Mimi Thorisson: “We don’t grow our own yet, but in autumn we tend to build up a small collection of pumpkins and squash in various shapes and sizes. We decorate our tables with them, and for a few weeks it seems we are drowning in pumpkins. Then, as the season progresses, we start cutting them up one by one; many end up in soups, while others get roasted as a side dish.
The really lucky ones end up in delicious little creations like these pancakes that are so simple to make, yet feel quite decadent and “grown up” when drenched in sage and butter sauce. The words “light” and “rich” seem contradictory, but they are the ones I would pick to describe these pancakes.”
Butternut Pancakes With Sage Brown Butter
Serves 4 to 6
1¹⁄³ cups / 200 g butternut squash purée (*see note)
1 large egg
¹⁄³ cup / 80 ml crème fraîche
¹⁄³ cup / 30 g freshly grated parmesan cheese (optional)
1½ cups / 180 g all-purpose flour
1 teaspoon baking powder
Fine sea salt
5½ tablespoons / 80 g unsalted butter, plus more for the skillet
A small bunch of fresh sage leaves
1. In a bowl, mix the butternut purée, egg and crème fraîche. Using a wooden spoon, stir in the parmesan (if using), flour, baking powder and a pinch of salt until you get a smooth batter.
2. Lightly butter a large cast iron skillet or sauté pan and set over medium heat. Using about half of the batter, drop 4 or 5 pancakes into the pan. Let them cook until the bubbles on the surface start to pop and the undersides are golden brown, about 1 minute, then flip them over. Cook just to set the other side, about 1 minute. Repeat with the remaining batter.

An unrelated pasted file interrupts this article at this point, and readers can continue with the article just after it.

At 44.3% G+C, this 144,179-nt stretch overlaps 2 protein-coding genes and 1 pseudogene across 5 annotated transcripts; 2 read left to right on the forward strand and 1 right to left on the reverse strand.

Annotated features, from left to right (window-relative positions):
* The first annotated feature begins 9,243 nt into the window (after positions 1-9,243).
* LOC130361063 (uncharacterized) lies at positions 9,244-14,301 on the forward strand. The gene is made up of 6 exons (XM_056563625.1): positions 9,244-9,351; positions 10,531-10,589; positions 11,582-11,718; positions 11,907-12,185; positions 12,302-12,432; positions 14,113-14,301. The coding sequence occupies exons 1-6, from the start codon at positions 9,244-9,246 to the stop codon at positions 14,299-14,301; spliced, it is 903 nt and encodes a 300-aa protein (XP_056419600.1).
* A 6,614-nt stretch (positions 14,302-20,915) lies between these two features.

3. In a small saucepan, heat the 5½ tablespoons / 80 g butter over medium heat. Add a pinch of salt and the sage leaves, and cook until the butter turns golden brown and the sage leaves are crisp, a few minutes.
4. Serve the pancakes with a drizzle of the browned butter and sage leaves on top.
*NOTE: To make the purée, peel, seed and cube about half a medium butternut squash, then roast it in a preheated 350°F / 180°C oven until very tender, about 20 minutes. Purée using a potato ricer or food processor, or mash by hand.
Find out more about Mimi and her newest book full of fresh recipes here.
[Reprinted from French Country Cooking. Copyright © 2016 by Marie-France Thorisson. Photographs copyright © 2016 by Oddur Thorisson. Published by Clarkson Potter/Publishers, an imprint of Penguin Random House, LLC.]